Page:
By Rjhay E. Laurea
(Photo courtesy of Nmamilife website)
MANILA — Soon households in the Philippines will enjoy the first-of-its-kind Golden Rice which will save 190 million children from risks of vitamin A deficiency, respiratory diseases, diarrhea, measles, and night blindness.
The recent government approval for the commercial cultivation of Golden Rice (GR) is a most welcome, long-awaited development for the science community, according to National Scientist Emil Q. Javier and Institute of Plant Breeding founder.
GR is a new unique kind of rice especially bred that contains beta carotene, a source of vitamin A, an essential nutrient which humans cannot produce on their own, and they can not live without.
This type of rice is the first of its kind in the scientific world for the genes of beta carotene are merged into Golden Rice were obtained by genetic engineering, the beta carotene genes come from a genetically distant edible relative, yellow corn.
“We had been long waiting for Golden Rice’s regulatory clearance,” according to Dr. Nina Gloriani, former dean of the College of Public Health, UP Manila.
The license to till Golden Rice was finally granted by the Bureau of Plant Industry after the patron, the Philippine Rice Research Institute (PhilRice), observed the lengthy, strict, food safety and environment regulatory requirements.
This strict regulation was advised by the Joint Department Circular issued by five departments in government, Department of Science and Technology (DOST), Department of Agriculture (DA), Department of Environment and Natural Resources (DENR), Department of Health (DOH), and Department of Interior and Local Government (DILG).
Vitamin A deprivation induces people, especially children, to increased risk of respiratory diseases, diarrhea, measles, night blindness, which can lead to sepsis and death, vitamin A deficiency (VAD) remains to be the most nutrition and public health topic in low and middle-income countries, including the Philippines, it affects some 190-million children under five years of age worldwide.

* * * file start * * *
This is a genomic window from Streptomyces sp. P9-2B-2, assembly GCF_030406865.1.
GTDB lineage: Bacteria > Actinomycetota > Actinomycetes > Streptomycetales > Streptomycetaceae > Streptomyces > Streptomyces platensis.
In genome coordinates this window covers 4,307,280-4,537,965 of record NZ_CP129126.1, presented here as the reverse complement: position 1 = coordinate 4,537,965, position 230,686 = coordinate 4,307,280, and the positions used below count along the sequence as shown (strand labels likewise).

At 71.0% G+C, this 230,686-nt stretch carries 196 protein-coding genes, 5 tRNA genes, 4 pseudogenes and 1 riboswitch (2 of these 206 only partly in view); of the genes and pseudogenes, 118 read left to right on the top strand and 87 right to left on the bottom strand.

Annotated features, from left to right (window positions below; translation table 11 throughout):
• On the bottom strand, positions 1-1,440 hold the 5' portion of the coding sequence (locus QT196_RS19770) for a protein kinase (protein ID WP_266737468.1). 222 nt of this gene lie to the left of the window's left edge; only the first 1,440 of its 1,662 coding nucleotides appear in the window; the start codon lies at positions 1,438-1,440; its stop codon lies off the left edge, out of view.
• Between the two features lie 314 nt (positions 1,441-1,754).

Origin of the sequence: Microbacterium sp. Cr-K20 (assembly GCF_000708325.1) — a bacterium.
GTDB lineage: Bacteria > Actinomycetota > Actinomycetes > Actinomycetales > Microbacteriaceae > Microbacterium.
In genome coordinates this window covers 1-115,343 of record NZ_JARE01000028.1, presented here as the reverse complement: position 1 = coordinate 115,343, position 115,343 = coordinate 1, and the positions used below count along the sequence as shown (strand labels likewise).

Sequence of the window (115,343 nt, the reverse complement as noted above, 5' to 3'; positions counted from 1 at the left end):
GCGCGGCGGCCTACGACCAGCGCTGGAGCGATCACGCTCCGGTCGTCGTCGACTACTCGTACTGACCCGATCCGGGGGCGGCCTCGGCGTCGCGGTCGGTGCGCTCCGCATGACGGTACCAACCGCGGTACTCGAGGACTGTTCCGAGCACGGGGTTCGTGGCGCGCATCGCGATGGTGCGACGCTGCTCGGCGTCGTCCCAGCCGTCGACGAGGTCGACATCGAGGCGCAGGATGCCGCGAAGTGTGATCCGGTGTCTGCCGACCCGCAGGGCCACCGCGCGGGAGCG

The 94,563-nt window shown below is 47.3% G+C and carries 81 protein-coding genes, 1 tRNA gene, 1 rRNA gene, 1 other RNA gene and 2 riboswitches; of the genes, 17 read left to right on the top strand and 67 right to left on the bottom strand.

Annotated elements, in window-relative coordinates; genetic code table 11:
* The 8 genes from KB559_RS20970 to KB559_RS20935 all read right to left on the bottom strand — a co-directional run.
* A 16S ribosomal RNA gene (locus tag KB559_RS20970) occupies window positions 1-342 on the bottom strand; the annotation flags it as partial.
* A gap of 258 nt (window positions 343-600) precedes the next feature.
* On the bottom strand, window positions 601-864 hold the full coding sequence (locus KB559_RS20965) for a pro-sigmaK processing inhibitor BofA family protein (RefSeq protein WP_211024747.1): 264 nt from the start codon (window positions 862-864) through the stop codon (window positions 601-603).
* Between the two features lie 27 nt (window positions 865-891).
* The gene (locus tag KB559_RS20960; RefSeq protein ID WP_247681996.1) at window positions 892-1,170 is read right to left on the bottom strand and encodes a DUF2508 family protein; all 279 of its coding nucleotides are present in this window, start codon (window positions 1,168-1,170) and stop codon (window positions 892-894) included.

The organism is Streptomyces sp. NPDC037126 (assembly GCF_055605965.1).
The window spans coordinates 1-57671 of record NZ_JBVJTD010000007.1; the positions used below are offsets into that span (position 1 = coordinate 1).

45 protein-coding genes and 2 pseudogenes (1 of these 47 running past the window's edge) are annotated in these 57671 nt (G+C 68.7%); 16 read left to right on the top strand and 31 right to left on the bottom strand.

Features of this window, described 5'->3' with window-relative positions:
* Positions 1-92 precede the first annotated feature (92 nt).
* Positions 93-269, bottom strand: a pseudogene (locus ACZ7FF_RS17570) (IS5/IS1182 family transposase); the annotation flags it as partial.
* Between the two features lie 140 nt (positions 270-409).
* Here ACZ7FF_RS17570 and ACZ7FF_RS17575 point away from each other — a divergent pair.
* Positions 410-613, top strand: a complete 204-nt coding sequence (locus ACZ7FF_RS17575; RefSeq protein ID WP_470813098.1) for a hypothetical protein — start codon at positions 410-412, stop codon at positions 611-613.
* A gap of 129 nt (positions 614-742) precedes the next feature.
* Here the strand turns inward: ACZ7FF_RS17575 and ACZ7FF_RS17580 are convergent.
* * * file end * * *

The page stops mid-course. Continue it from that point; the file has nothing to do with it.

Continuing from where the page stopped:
Further, Dr. Gloriani said that the Philippines had been remarkably successful in fighting VAD in past years.
Between 2003 and 2008, we have brought down VAD prevalence among children from 40% down to 17% (DOST-FNRI, 2021). However, among the poorest fifth of Filipino children, VAD prevalence remains unacceptably high at 26%.
Also, these deficiency numbers have not changed between 2008 and 2018, and have a lot to be done.
The 2019 national nutrition survey by the Food and Nutrition Research Institute (FNRI-DOST) said that only 2/10 Filipino households meet the estimated average for Vitamin A.
Some relief could be given by Golden Rice, laboratory and human trials say that one cup of cooked Golden Rice can give 30–42% of Vitamin A estimated average equivalent for pre-school children.
Since the beta carotene is merged naturally in GR grain, the needed essential nutrient comes at no extra cost and effort to the buyer, a significant benefit to poor households.
Dr. Eufemio T. Rasco, Jr., chairman of the Agriculture Sciences Division of the National Academy of Science and Technology, said the making of Golden Rice took very long (over 20 years) because the beta carotene genes from yellow corn had to be fully merged into popular rice varieties acceptable to farmers.
If not, farmers will not plant them, the new Golden Rice types must have high yield, which can resist risk to diseases, made to a wide range of growing conditions, and with superior eating quality.
Golden Rice looks very much like paella when cooked, a dish many Filipino chefs have adopted as very much part of Filipino cuisine.
At first, rice specialist Dr. Reynante Ordonio said PhilRice will promote the raising of Golden Rice versions of two registered types — PSBRc 82 and NSICRc 283.
As the beta carotene genes in GR are regularly absorbed in national rice breeding programs, more GR inbreds and hybrids are expected to be let out in the future in the parts of Asia, Africa, and Latin America where VAD is rife and where rice is the major staple.
At last, National Scientist Javier proved that all along GR had been intended by its investors as an extra option, it should not be a replacement for occurring VAD-elimination programs, but it should be an accessory to diet variety, breastfeeding, vitamin A addition, and artificial food fortification of flours, cooking oil, sugar, dairy, and other products.
With Golden Rice, a naturally bio-fortified no-extra-cost option now available to consumers, multiple long-term durable answers to the cause of vitamin A deficiency in many parts of the developing world is in sight. (AI/MTVN)